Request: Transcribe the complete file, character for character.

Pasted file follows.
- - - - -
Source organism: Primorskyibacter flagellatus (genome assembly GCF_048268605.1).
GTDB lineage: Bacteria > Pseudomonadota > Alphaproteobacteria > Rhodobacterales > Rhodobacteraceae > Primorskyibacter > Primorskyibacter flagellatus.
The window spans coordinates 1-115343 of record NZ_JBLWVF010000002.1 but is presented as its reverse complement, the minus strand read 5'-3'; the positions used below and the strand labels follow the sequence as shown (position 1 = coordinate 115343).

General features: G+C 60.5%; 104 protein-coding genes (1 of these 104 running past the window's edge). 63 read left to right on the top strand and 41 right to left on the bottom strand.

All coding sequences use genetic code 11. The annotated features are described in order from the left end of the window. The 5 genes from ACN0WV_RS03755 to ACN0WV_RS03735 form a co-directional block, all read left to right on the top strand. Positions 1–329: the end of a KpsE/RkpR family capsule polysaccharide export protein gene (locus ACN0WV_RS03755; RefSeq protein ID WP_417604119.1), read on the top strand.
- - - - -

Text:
Source organism: Primorskyibacter flagellatus (genome assembly GCF_048268605.1).
GTDB lineage: Bacteria > Pseudomonadota > Alphaproteobacteria > Rhodobacterales > Rhodobacteraceae > Primorskyibacter > Primorskyibacter flagellatus.
The window spans coordinates 1-115343 of record NZ_JBLWVF010000002.1 but is presented as its reverse complement, the minus strand read 5'-3'; the positions used below and the strand labels follow the sequence as shown (position 1 = coordinate 115343).

General features: G+C 60.5%; 104 protein-coding genes (1 of these 104 running past the window's edge). 63 read left to right on the top strand and 41 right to left on the bottom strand.

All coding sequences use genetic code 11. The annotated features are described in order from the left end of the window. The 5 genes from ACN0WV_RS03755 to ACN0WV_RS03735 form a co-directional block, all read left to right on the top strand. Positions 1–329: the end of a KpsE/RkpR family capsule polysaccharide export protein gene (locus ACN0WV_RS03755; RefSeq protein ID WP_417604119.1), read on the top strand.